The Open Championship, golf's oldest and most prestigious major tournament, unfolds for the 146th time this week at Royal Birkdale on England's northwest coast.
That's the title the Royal and Ancient Golf Club of St. Andrews prefers for its signature event. In America, the tournament has long been known as the British Open. The R&A has launched a campaign for the U.S. media to drop the British tag and call the tournament "The Open," according to The Wall Street Journal.
That might be a tough sell: Many U.S. golf fans and media refer to the U.S. Open as "the open." Seeking to alter a long-established international brand is puzzling. Is it a manifestation of the Scottish separatist movement, or related to Brexit?
NBC, which will broadcast the tournament, had to agree in its contract with the R&A to call the tournament "The Open" during its telecast, the Journal said. The venerable club, which along with the U.S. Golf Association sets the rules of golf, is also asking U.S. newspapers and other broadcast networks to make the change.
The old tournament has one strong claim to exclusive use of "the open" moniker: It began in 1860, 35 years before the Americans began their open.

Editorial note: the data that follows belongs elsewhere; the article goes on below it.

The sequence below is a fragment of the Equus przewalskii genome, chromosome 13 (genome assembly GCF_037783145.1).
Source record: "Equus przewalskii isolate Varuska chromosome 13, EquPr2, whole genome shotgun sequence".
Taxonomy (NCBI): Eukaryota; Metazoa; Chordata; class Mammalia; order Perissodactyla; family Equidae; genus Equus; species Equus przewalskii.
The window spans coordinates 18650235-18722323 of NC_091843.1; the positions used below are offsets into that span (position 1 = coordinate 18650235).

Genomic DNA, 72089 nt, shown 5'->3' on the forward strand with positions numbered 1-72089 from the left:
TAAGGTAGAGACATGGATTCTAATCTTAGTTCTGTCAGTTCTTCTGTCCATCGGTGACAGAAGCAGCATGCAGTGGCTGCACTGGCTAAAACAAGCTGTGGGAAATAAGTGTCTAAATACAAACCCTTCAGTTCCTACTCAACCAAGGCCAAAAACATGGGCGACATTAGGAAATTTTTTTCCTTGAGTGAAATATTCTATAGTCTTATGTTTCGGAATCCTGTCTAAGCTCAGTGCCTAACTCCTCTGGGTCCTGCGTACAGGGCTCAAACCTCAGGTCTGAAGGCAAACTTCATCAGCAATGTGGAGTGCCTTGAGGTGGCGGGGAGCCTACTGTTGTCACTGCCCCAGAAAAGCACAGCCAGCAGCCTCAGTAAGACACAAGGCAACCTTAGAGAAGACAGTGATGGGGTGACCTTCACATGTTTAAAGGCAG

No matter what it's called, the tournament gives U.S. golf fans a breakfast-hour glimpse of a different type of golf. Like other Open venues, Royal Birkdale is a links course, with few trees and where wind and rain often come into play. The less manicured fairways and greens take the game back to its Scottish origins.
The tournament will have extra significance this year. It will be the first Open played since the death of Arnold Palmer last September. Palmer won his first Open title in 1962 at Royal Birkdale, and his appearance in the tournament in 1960 at St. Andrews is credited with reviving American interest tournament and restoring its global stature.
Early Sunday afternoon, fans around the world will witness one of the great moments of sports, when the winner is crowned "the champion golfer of the year."